And, despite some signs of liberalization in Russia, the overall picture remains pretty bleak.  Here is the latest: the violent attack on human rights activist Lev Ponomarev, the subject of my column in today’s Boston Globe.  It was clearly a political attack, and while I don’t believe the government was directly involved, it has most certainly contributed to the atmosphere in which this kind of violence flourishes with impunity.  Much to Obama’s credit, he brought up the incident in his meeting with Medvedev.  (My earlier column on Ponomarev can be found here.)

There’s a common view among American “realists” that we shouldn’t push Russia too hard on democracy and human rights, and instead focus on areas of international cooperation.  But in Russia, contempt for human rights and confrontational attitudes toward the West go hand in hand.  That’s something that I hope the Obama administration will remember.  Fortunately, Obama’s top Russia hand at the National Security Council, Michael McFaul, seems well aware of this fact.


Filed under Barack Obama, Dmitry Medvedev, human rights, Russia, Russian-American relations

5 responses to “Russia updates: Obama and Medvedev; Lev Ponomarev

  1. mojavewolf

    Good to see you posting again. The Internet almost requires regular posts so people don’t forget you as part of their daily rounds.

  2. Fruitbat44

    Well there’s another Cathy-watcher out there.

    I just hope that doesn’t sound too stalkerish . . . 🙂

    *Slight* disagreement with Mojavewolf. Yes, the internet does seem to demand daily updates, but I’d rather have the occasion “meaty” update rather than daily “somewhat-less-than-meaty” updates.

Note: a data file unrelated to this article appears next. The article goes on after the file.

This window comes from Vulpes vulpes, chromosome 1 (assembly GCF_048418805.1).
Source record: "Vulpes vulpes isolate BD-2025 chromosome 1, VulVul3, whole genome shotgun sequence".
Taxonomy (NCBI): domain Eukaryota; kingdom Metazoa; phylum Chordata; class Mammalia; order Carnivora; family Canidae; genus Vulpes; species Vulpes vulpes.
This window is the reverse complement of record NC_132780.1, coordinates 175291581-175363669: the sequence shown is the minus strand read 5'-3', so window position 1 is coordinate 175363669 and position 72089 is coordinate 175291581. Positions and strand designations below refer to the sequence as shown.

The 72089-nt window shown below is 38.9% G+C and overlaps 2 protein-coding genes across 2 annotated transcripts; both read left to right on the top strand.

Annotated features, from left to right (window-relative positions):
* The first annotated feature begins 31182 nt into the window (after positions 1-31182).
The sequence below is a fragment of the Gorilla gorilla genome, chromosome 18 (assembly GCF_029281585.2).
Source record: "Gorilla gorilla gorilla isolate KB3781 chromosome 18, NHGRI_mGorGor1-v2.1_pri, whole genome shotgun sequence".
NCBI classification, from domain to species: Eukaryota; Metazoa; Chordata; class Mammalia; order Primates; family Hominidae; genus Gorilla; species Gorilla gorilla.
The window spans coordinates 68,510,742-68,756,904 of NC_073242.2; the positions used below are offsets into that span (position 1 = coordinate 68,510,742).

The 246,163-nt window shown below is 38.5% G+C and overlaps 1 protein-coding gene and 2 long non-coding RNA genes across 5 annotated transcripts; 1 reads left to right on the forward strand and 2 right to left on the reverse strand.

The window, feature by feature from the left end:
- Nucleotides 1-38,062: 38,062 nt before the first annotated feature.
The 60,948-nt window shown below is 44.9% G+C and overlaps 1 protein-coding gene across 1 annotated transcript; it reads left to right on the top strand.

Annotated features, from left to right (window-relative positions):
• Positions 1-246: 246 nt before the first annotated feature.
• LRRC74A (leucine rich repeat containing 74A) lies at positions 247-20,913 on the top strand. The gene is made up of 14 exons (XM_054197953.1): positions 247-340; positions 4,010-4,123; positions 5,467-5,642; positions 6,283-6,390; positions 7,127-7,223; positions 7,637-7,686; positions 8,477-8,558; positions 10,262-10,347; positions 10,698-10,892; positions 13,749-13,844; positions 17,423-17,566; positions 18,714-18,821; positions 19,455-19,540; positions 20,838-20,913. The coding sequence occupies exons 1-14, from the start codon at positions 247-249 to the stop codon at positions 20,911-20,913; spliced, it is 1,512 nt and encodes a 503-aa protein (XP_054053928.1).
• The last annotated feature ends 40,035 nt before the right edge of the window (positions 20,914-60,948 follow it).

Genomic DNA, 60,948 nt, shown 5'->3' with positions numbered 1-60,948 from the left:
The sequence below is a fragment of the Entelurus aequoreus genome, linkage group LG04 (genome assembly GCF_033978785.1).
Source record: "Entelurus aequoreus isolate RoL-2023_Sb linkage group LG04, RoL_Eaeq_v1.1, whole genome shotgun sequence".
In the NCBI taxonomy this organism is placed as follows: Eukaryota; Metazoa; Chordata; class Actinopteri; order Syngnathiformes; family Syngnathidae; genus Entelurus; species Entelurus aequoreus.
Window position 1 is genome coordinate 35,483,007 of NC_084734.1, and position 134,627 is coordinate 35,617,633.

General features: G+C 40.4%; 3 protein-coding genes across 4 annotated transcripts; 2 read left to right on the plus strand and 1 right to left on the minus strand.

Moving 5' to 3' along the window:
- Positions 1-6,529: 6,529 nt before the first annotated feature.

Btw, good to hear that your work is getting in the way of your blogging. 🙂

  3. den

    Author wrote:
    “Over the past five years, the Kremlin, via the mass media, has whipped up anti-Western and especially anti-American paranoia to a degree that few Americans can imagine.”

    Maybe it is very strange, but living in Russia I can’t see here any Kremlin propaganda. Kremlin does not even need to do it, because the best anti-Western propaganda is reading Western media (what we can do here easily).

  4. Cathy —

    I’m a big fan of your writing, but I’m a little confused by your statement that “much to Obama’s credit, he brought up the incident in his meeting with Medvedev.” I can’t see how merely “bringing up” the topic accomplishes anything. If nothing public is mentioned about what Obama said or how Medvedev reacted, if Obama just said “what about Ponomarev” and Medvedev said “mind your own business” and Obama said OK, that would be perceived as a sign of weakness by the Kremlin and only make things worse.

    What’s more, Obama conspicuously avoided mentioning much bigger issues, like Khodorkovsky and Markelov (to say nothing of Russia’s shocking spate of race killings). That too could be perceived as weakness and even a go-ahead.

    Do you mean that this is the best we can hope for from Obama?

  5. Hi Kim,

    I think it’s a good start, though obviously I would like to see more. I think it’s good that Obama at least demonstrated awareness of the situation. By the way, do we know for a fact that he made no mention of the Markelov/Baburova shooting or the Khodorkovsky trial? (Incidentally, Russia is currently getting slaughtered by international courts on the Yukos affair.)